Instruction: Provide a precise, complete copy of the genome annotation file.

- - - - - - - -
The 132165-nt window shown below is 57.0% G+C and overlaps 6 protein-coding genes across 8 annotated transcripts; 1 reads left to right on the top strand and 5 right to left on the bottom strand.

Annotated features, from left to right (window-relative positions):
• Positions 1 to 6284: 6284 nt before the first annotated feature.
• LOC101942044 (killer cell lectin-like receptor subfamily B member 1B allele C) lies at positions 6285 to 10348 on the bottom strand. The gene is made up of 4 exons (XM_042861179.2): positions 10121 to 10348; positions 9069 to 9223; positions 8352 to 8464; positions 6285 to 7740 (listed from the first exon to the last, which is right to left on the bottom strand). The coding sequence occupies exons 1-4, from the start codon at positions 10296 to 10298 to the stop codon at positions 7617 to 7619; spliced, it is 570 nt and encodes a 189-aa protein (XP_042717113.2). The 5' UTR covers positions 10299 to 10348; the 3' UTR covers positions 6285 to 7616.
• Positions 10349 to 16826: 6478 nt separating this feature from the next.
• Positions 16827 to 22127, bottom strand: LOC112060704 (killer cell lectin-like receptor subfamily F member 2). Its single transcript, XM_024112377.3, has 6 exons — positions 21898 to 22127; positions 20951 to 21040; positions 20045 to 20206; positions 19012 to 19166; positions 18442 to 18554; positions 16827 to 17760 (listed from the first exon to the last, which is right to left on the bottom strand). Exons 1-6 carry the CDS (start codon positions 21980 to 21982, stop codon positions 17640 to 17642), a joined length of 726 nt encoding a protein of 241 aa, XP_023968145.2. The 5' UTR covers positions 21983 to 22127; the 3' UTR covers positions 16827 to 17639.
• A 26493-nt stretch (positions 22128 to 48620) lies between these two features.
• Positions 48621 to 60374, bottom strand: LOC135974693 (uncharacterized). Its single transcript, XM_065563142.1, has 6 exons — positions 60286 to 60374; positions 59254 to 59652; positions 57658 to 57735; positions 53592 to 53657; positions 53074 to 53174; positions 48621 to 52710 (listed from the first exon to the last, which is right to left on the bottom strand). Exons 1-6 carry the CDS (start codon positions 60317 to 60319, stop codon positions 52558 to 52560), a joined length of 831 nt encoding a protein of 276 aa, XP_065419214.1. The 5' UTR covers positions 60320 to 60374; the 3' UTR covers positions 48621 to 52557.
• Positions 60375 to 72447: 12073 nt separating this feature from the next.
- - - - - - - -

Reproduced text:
The 132165-nt window shown below is 57.0% G+C and overlaps 6 protein-coding genes across 8 annotated transcripts; 1 reads left to right on the top strand and 5 right to left on the bottom strand.

Annotated features, from left to right (window-relative positions):
• Positions 1 to 6284: 6284 nt before the first annotated feature.
• LOC101942044 (killer cell lectin-like receptor subfamily B member 1B allele C) lies at positions 6285 to 10348 on the bottom strand. The gene is made up of 4 exons (XM_042861179.2): positions 10121 to 10348; positions 9069 to 9223; positions 8352 to 8464; positions 6285 to 7740 (listed from the first exon to the last, which is right to left on the bottom strand). The coding sequence occupies exons 1-4, from the start codon at positions 10296 to 10298 to the stop codon at positions 7617 to 7619; spliced, it is 570 nt and encodes a 189-aa protein (XP_042717113.2). The 5' UTR covers positions 10299 to 10348; the 3' UTR covers positions 6285 to 7616.
• Positions 10349 to 16826: 6478 nt separating this feature from the next.
• Positions 16827 to 22127, bottom strand: LOC112060704 (killer cell lectin-like receptor subfamily F member 2). Its single transcript, XM_024112377.3, has 6 exons — positions 21898 to 22127; positions 20951 to 21040; positions 20045 to 20206; positions 19012 to 19166; positions 18442 to 18554; positions 16827 to 17760 (listed from the first exon to the last, which is right to left on the bottom strand). Exons 1-6 carry the CDS (start codon positions 21980 to 21982, stop codon positions 17640 to 17642), a joined length of 726 nt encoding a protein of 241 aa, XP_023968145.2. The 5' UTR covers positions 21983 to 22127; the 3' UTR covers positions 16827 to 17639.
• A 26493-nt stretch (positions 22128 to 48620) lies between these two features.
• Positions 48621 to 60374, bottom strand: LOC135974693 (uncharacterized). Its single transcript, XM_065563142.1, has 6 exons — positions 60286 to 60374; positions 59254 to 59652; positions 57658 to 57735; positions 53592 to 53657; positions 53074 to 53174; positions 48621 to 52710 (listed from the first exon to the last, which is right to left on the bottom strand). Exons 1-6 carry the CDS (start codon positions 60317 to 60319, stop codon positions 52558 to 52560), a joined length of 831 nt encoding a protein of 276 aa, XP_065419214.1. The 5' UTR covers positions 60320 to 60374; the 3' UTR covers positions 48621 to 52557.
• Positions 60375 to 72447: 12073 nt separating this feature from the next.